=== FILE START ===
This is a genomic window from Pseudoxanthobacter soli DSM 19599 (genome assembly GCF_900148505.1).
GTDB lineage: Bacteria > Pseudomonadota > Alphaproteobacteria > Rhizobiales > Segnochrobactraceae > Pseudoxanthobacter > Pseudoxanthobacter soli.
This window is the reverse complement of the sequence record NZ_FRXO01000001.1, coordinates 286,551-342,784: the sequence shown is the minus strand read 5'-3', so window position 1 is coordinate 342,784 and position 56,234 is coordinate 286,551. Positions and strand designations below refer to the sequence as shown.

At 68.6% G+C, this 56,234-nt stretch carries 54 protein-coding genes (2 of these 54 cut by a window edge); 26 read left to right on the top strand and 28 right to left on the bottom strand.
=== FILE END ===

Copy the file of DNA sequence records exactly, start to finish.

This is a genomic window from Pseudoxanthobacter soli DSM 19599 (genome assembly GCF_900148505.1).
GTDB lineage: Bacteria > Pseudomonadota > Alphaproteobacteria > Rhizobiales > Segnochrobactraceae > Pseudoxanthobacter > Pseudoxanthobacter soli.
This window is the reverse complement of the sequence record NZ_FRXO01000001.1, coordinates 286,551-342,784: the sequence shown is the minus strand read 5'-3', so window position 1 is coordinate 342,784 and position 56,234 is coordinate 286,551. Positions and strand designations below refer to the sequence as shown.

At 68.6% G+C, this 56,234-nt stretch carries 54 protein-coding genes (2 of these 54 cut by a window edge); 26 read left to right on the top strand and 28 right to left on the bottom strand.